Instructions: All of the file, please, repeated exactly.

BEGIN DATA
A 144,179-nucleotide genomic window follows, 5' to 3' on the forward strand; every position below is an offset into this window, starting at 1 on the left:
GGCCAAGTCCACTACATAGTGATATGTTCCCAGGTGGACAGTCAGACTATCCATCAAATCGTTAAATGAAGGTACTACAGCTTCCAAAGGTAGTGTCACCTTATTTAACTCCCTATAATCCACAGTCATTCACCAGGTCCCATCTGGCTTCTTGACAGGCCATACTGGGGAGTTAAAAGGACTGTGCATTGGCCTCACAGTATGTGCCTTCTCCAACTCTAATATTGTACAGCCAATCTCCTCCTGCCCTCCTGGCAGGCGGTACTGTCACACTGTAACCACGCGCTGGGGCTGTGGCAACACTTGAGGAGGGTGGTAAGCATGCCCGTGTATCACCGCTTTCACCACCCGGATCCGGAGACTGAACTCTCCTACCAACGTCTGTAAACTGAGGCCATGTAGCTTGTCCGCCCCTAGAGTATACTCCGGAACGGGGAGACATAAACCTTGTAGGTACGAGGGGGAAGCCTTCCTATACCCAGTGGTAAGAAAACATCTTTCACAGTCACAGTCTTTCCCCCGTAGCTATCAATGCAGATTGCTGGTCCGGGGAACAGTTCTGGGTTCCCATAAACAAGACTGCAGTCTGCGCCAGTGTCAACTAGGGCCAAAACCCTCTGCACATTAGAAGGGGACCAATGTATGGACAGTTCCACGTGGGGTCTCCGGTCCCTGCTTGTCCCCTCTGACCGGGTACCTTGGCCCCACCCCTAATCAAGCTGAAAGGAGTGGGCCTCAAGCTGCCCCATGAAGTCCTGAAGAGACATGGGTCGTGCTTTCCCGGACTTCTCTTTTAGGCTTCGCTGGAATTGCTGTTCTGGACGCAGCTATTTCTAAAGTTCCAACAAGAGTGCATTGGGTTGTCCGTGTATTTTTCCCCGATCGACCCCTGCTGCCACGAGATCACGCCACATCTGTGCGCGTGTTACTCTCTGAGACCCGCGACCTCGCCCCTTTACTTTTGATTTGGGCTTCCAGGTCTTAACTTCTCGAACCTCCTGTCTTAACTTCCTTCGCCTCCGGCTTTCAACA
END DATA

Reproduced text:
A 144,179-nucleotide genomic window follows, 5' to 3' on the forward strand; every position below is an offset into this window, starting at 1 on the left:
GGCCAAGTCCACTACATAGTGATATGTTCCCAGGTGGACAGTCAGACTATCCATCAAATCGTTAAATGAAGGTACTACAGCTTCCAAAGGTAGTGTCACCTTATTTAACTCCCTATAATCCACAGTCATTCACCAGGTCCCATCTGGCTTCTTGACAGGCCATACTGGGGAGTTAAAAGGACTGTGCATTGGCCTCACAGTATGTGCCTTCTCCAACTCTAATATTGTACAGCCAATCTCCTCCTGCCCTCCTGGCAGGCGGTACTGTCACACTGTAACCACGCGCTGGGGCTGTGGCAACACTTGAGGAGGGTGGTAAGCATGCCCGTGTATCACCGCTTTCACCACCCGGATCCGGAGACTGAACTCTCCTACCAACGTCTGTAAACTGAGGCCATGTAGCTTGTCCGCCCCTAGAGTATACTCCGGAACGGGGAGACATAAACCTTGTAGGTACGAGGGGGAAGCCTTCCTATACCCAGTGGTAAGAAAACATCTTTCACAGTCACAGTCTTTCCCCCGTAGCTATCAATGCAGATTGCTGGTCCGGGGAACAGTTCTGGGTTCCCATAAACAAGACTGCAGTCTGCGCCAGTGTCAACTAGGGCCAAAACCCTCTGCACATTAGAAGGGGACCAATGTATGGACAGTTCCACGTGGGGTCTCCGGTCCCTGCTTGTCCCCTCTGACCGGGTACCTTGGCCCCACCCCTAATCAAGCTGAAAGGAGTGGGCCTCAAGCTGCCCCATGAAGTCCTGAAGAGACATGGGTCGTGCTTTCCCGGACTTCTCTTTTAGGCTTCGCTGGAATTGCTGTTCTGGACGCAGCTATTTCTAAAGTTCCAACAAGAGTGCATTGGGTTGTCCGTGTATTTTTCCCCGATCGACCCCTGCTGCCACGAGATCACGCCACATCTGTGCGCGTGTTACTCTCTGAGACCCGCGACCTCGCCCCTTTACTTTTGATTTGGGCTTCCAGGTCTTAACTTCTCGAACCTCCTGTCTTAACTTCCTTCGCCTCCGGCTTTCAACA